Renowned wolf biologist casts doubt on hunter’s story of attack

Wolf expert Carter Niemeyer trapped, collared, tracked and sometimes shot wolves during a long career with U.S. Fish and Wildlife Service.

Eric MortensonCapital Press
Published on November 6, 2017 1:36PM
A retired U.S. Fish and Wildlife Service biologist with 30 years experience said it is unlikely a wolf shot by an Oregon elk hunter was attacking the man.

Carter Niemeyer, who lives in Boise and oversaw or consulted on wolf recovery work throughout the West, also said descriptions of the bullet trajectory — in one shoulder and out the other – raise doubt about the hunter’s account that the wolf was running at him when he fired.

“That’s a broadside shot, not a running-at-you shot,” Niemeyer said. “If the bullet path is through one side and out the other, it indicates to me an animal could have been standing, not moving, and the shot was well placed.”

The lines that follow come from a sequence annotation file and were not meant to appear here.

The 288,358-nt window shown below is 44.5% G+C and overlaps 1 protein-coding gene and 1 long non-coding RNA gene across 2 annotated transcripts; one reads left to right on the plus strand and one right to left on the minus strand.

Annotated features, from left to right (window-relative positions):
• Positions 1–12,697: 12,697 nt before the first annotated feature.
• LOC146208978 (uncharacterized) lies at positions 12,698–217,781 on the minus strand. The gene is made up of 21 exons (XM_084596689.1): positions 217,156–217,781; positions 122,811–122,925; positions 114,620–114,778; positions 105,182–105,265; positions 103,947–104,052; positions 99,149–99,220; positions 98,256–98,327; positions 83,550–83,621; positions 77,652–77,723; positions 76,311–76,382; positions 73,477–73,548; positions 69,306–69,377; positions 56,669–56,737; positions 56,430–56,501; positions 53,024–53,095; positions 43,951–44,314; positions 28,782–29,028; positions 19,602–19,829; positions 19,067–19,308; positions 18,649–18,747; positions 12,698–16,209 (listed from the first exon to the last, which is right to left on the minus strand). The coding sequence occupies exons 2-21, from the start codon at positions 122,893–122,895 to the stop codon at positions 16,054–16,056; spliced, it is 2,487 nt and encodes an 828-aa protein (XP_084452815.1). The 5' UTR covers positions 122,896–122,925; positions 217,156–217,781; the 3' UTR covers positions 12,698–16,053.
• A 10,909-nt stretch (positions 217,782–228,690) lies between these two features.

A bullet that hit the wolf as it was running forward most likely would have exited out the hips or rear end, Niemeyer said. He acknowledge the bullet or fragments could have deflected off bone, but said a forensic exam would have to explain that. Michelle Dennehy, Oregon Department of Fish and Wildlife spokesman, said the agency did not request a necropsy because the cause of death — gunshot — was known.

Niemeyer said the hunter’s account of taking a “snap shot into a ball of fur” is unlikely.

“I have to tell you I doubt the story,” he said.

Niemeyer, 70, said he’s hunted predators for 52 years as a government hunter and a taxidermist, and has dealt with fellow sportsmen and shooters for decades. “I’ve heard every story,” he said. “This story is very suspect to me.”

The elk hunter, Brian Scott, 38, of Clackamas, Ore., told Oregon State Police that the wolf ran straight at him. Scott told police he screamed, took quick aim and fired his 30.06 rifle once. Scott said he saw nothing but fur in the rifle’s scope as the wolf ran at him, according to published reports.